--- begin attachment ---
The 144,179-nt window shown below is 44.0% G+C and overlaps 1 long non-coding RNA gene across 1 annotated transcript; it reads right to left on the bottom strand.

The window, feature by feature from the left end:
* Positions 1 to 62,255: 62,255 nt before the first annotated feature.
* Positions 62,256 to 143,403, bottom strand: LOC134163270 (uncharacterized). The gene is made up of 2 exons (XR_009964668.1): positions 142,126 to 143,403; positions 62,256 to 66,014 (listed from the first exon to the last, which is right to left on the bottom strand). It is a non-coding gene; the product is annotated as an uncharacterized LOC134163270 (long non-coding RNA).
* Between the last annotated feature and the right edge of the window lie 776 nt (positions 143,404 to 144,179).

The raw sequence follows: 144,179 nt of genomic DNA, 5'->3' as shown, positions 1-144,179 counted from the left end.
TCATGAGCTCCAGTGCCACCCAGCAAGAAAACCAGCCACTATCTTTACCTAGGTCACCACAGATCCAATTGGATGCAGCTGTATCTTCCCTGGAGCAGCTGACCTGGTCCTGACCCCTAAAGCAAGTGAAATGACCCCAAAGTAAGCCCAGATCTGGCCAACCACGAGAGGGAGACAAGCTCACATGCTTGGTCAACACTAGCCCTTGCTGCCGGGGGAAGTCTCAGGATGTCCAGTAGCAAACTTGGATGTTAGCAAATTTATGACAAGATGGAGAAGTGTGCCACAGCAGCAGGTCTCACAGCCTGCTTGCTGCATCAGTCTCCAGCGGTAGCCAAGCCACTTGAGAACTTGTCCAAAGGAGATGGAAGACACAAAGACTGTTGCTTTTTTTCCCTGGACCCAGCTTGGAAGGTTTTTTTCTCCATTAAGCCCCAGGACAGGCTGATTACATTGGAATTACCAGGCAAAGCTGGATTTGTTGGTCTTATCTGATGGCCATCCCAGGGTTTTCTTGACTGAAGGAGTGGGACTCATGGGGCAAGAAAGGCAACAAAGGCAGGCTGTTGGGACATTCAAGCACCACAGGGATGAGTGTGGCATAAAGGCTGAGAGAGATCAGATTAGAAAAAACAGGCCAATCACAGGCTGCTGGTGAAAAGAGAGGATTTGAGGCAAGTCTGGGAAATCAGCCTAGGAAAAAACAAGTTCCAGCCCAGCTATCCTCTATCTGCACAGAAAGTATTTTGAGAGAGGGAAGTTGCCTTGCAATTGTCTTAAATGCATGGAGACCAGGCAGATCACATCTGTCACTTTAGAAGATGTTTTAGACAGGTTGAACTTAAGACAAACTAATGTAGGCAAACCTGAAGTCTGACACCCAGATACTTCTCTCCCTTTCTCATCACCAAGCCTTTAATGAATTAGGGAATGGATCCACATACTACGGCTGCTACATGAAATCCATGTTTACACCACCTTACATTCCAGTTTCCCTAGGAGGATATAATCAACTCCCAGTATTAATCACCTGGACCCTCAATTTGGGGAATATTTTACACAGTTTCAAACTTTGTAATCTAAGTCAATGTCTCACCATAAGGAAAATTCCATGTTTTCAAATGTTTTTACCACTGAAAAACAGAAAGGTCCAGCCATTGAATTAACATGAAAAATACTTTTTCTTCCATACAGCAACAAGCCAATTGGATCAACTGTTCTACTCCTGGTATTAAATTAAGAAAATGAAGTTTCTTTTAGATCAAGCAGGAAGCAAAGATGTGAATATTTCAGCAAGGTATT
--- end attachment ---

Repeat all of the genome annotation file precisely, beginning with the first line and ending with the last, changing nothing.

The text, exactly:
The 144,179-nt window shown below is 44.0% G+C and overlaps 1 long non-coding RNA gene across 1 annotated transcript; it reads right to left on the bottom strand.

The window, feature by feature from the left end:
* Positions 1 to 62,255: 62,255 nt before the first annotated feature.
* Positions 62,256 to 143,403, bottom strand: LOC134163270 (uncharacterized). The gene is made up of 2 exons (XR_009964668.1): positions 142,126 to 143,403; positions 62,256 to 66,014 (listed from the first exon to the last, which is right to left on the bottom strand). It is a non-coding gene; the product is annotated as an uncharacterized LOC134163270 (long non-coding RNA).
* Between the last annotated feature and the right edge of the window lie 776 nt (positions 143,404 to 144,179).

The raw sequence follows: 144,179 nt of genomic DNA, 5'->3' as shown, positions 1-144,179 counted from the left end.
TCATGAGCTCCAGTGCCACCCAGCAAGAAAACCAGCCACTATCTTTACCTAGGTCACCACAGATCCAATTGGATGCAGCTGTATCTTCCCTGGAGCAGCTGACCTGGTCCTGACCCCTAAAGCAAGTGAAATGACCCCAAAGTAAGCCCAGATCTGGCCAACCACGAGAGGGAGACAAGCTCACATGCTTGGTCAACACTAGCCCTTGCTGCCGGGGGAAGTCTCAGGATGTCCAGTAGCAAACTTGGATGTTAGCAAATTTATGACAAGATGGAGAAGTGTGCCACAGCAGCAGGTCTCACAGCCTGCTTGCTGCATCAGTCTCCAGCGGTAGCCAAGCCACTTGAGAACTTGTCCAAAGGAGATGGAAGACACAAAGACTGTTGCTTTTTTTCCCTGGACCCAGCTTGGAAGGTTTTTTTCTCCATTAAGCCCCAGGACAGGCTGATTACATTGGAATTACCAGGCAAAGCTGGATTTGTTGGTCTTATCTGATGGCCATCCCAGGGTTTTCTTGACTGAAGGAGTGGGACTCATGGGGCAAGAAAGGCAACAAAGGCAGGCTGTTGGGACATTCAAGCACCACAGGGATGAGTGTGGCATAAAGGCTGAGAGAGATCAGATTAGAAAAAACAGGCCAATCACAGGCTGCTGGTGAAAAGAGAGGATTTGAGGCAAGTCTGGGAAATCAGCCTAGGAAAAAACAAGTTCCAGCCCAGCTATCCTCTATCTGCACAGAAAGTATTTTGAGAGAGGGAAGTTGCCTTGCAATTGTCTTAAATGCATGGAGACCAGGCAGATCACATCTGTCACTTTAGAAGATGTTTTAGACAGGTTGAACTTAAGACAAACTAATGTAGGCAAACCTGAAGTCTGACACCCAGATACTTCTCTCCCTTTCTCATCACCAAGCCTTTAATGAATTAGGGAATGGATCCACATACTACGGCTGCTACATGAAATCCATGTTTACACCACCTTACATTCCAGTTTCCCTAGGAGGATATAATCAACTCCCAGTATTAATCACCTGGACCCTCAATTTGGGGAATATTTTACACAGTTTCAAACTTTGTAATCTAAGTCAATGTCTCACCATAAGGAAAATTCCATGTTTTCAAATGTTTTTACCACTGAAAAACAGAAAGGTCCAGCCATTGAATTAACATGAAAAATACTTTTTCTTCCATACAGCAACAAGCCAATTGGATCAACTGTTCTACTCCTGGTATTAAATTAAGAAAATGAAGTTTCTTTTAGATCAAGCAGGAAGCAAAGATGTGAATATTTCAGCAAGGTATT